Major concerns about the property led to State of Tennessee Real Estate Asset Management recommending an alternative site be considered. Concerns include the narrow shape of the site, its slope, the soil and fill that exist on-site, the location’s accessibility and its visibility from the road.
“None of them is insurmountable by itself, but when we put them together, they magnify each other,” said STREAM’s Peter Heimbach during a Thursday night session of the Southeast Tennessee Veterans Home Council at the Cleveland/Bradley Chamber of Commerce.
A second entrance had been planned to overcome the access issue. Heimbach said this could cause the property available for the home to be even narrower.
Land donor Steve Williams, who attended the crowded gathering, said he had been in discussions with an adjacent landowner about the possibility of acquiring additional acreage to widen the veterans home site.
“I have a personal interest in this. ... My father being a veteran,” Williams said.
Official negotiations have not begun. However, Williams said he is sure something can be worked out.
Heimbach said this possibility would make the site suitable if grading and slope issues could also be addressed. How much land is needed would have to be discussed with the project architect.
“Everyone has been to that site for the past two years, and nothing has been said about it not being acceptable,” Cleveland Mayor Tom Rowland said. “Most of those things identified by STREAM, I think, are nitpicky.”
Rowland said the STREAM recommendation was “a slap in the face to people who have worked so hard.” He said the news served as a sour end to his Veterans Day.
The only issue that had been previously mentioned to Rowland was the need for a second entrance.
Williams said the grading and slope could be corrected. He commented he had worked on similar projects in the past and overcome all of the issues. He reiterated his offer to grade the property to fix slope and unconsolidated fill issues.
While STREAM made the recommendation that an alternative site be considered, it does not mean it is the final decision. The recommendation was made to the state Department of Veterans Affairs.
“This property and this assessment of it has been devastating to all of us, and I include myself because I want that home in Cleveland and Bradley County just as much as you do,” State Veteran Affairs Commissioner Many-Bears Grinder said.
Grinder said the issues did not mean abandonment of the veterans home project.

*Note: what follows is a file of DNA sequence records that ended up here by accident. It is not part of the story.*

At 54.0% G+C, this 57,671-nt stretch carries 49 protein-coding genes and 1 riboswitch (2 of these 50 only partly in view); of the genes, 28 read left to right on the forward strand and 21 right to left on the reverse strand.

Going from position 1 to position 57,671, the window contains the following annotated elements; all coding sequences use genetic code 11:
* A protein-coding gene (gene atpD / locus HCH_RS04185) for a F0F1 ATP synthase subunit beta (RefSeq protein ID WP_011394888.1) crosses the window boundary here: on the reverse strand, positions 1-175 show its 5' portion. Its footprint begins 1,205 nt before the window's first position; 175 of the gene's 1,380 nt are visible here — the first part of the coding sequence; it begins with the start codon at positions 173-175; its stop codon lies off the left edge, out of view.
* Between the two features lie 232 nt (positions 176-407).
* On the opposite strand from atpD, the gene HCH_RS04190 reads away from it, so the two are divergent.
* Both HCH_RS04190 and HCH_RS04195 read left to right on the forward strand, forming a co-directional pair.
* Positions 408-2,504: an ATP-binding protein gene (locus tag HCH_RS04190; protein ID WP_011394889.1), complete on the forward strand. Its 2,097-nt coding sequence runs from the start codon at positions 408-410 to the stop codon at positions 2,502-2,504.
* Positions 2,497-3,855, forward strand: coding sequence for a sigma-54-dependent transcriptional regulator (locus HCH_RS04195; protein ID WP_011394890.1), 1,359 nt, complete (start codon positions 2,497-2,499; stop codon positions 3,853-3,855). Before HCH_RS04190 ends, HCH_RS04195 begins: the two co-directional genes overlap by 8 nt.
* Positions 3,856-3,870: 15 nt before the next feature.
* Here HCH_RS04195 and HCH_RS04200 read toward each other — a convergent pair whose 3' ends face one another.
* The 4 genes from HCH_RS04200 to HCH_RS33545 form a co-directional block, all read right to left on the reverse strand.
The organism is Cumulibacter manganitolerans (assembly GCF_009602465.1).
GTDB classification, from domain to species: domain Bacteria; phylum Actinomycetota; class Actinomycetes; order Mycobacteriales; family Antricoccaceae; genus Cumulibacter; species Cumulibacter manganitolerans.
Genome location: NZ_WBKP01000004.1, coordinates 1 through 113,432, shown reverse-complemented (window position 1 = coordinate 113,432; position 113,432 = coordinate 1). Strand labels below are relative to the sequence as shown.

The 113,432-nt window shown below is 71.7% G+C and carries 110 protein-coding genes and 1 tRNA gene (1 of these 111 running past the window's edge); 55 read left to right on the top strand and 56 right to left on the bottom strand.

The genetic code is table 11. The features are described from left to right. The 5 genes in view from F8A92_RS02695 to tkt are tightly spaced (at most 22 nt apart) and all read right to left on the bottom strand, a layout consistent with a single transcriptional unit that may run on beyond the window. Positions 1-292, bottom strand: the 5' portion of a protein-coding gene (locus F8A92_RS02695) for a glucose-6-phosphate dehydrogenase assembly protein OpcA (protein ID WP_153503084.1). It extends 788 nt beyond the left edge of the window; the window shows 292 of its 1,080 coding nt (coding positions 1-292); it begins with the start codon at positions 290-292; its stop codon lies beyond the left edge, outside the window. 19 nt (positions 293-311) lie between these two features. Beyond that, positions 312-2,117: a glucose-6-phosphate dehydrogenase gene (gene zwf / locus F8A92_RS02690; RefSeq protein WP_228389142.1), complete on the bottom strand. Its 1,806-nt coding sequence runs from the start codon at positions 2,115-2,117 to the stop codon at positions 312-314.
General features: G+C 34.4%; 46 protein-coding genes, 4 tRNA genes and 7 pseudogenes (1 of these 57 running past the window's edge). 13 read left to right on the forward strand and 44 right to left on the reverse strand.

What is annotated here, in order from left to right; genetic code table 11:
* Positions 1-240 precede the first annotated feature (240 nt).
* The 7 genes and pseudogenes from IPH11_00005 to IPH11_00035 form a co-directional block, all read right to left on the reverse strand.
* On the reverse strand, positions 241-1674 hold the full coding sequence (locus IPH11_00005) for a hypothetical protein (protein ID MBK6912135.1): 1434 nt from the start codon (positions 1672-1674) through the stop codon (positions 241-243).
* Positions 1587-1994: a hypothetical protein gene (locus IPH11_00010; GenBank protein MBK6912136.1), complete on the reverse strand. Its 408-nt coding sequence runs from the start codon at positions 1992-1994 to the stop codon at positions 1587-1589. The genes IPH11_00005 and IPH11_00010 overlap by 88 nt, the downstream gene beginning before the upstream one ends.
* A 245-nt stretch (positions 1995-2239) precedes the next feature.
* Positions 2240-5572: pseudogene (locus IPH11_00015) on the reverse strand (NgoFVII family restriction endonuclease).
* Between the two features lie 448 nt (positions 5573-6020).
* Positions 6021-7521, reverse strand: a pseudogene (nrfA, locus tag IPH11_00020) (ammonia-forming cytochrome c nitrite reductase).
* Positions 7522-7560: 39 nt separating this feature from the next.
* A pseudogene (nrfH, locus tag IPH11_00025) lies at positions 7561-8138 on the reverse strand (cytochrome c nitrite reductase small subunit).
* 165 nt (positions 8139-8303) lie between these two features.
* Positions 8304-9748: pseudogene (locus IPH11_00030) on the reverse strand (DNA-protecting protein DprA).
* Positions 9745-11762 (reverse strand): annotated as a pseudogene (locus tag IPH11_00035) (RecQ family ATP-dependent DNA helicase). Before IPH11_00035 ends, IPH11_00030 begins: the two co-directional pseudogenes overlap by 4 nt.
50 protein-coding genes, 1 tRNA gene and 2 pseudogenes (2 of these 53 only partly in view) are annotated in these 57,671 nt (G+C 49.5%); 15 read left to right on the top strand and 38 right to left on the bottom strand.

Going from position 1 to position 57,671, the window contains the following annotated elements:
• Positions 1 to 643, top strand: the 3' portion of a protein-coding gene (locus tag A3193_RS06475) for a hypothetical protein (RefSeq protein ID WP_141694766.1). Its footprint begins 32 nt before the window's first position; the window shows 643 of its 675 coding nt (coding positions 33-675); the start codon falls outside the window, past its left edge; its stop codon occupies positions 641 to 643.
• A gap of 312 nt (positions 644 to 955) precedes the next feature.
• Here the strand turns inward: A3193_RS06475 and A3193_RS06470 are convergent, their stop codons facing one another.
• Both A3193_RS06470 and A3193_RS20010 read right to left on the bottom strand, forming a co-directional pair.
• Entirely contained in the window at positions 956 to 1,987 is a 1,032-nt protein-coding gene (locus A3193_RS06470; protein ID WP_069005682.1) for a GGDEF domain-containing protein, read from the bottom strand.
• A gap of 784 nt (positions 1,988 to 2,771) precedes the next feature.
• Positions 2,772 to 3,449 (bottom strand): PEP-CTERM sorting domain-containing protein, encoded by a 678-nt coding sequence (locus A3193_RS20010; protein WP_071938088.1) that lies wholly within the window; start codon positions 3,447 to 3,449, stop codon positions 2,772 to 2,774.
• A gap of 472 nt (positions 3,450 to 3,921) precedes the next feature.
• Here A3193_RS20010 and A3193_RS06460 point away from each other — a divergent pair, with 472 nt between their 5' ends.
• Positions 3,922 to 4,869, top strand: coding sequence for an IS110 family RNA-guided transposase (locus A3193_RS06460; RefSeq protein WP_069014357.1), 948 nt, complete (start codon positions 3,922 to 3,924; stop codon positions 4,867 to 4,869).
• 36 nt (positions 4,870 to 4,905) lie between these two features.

“We are not going to lose momentum,” Grinder said. “We are not going to let you down.”
She said the idea of adding some additional land had not been discussed previously. Adding land would then create a new site that could be considered, she said.
Even if the proposed site has to be abandoned and a new one secured, Grinder, who is also a veteran, said she is committed to keeping the project on the same timeline.
Grinder said she has “bragged about you to other steering committees” because of the cooperation and grassroots efforts.
Bradley County Commissioner and Council co-chair Mark Hall said the local veterans home council has come too far to simply consider another site.
“We have a community and a city and a county that has rallied behind this cause,” Hall said. “We have got second-grade classes that have raised money and have emptied their piggy banks to help try to fund this project. I have never seen the momentum in my life for any group that has come together and pushed for a cause like this. And now for some reason in the 11th hour they want to label the property unacceptable, and I respectfully disagree.”
Hall said the location of the property with its close proximity to the highway and the hospital are ideal. He said the letter listing issues was vague and that each issue can be addressed.
“I can’t tell you personally how upsetting it was to me,” state Rep. Kevin Brooks said. “There is no other project in this county that is as personal to me as this one.”
State Sen. Todd Gardenhire, who could not attend the actual meeting, was on hand prior to its start to speak with Grinder.
Heimbach and Grinder said each of the four issues could be addressed. However, they were concerned that, even with fixes, it might not create the best location for the veterans home.
“We want the best possible site for veterans,” Grinder said.
Hall said the Council needs to appeal in any way it can to keep the current site.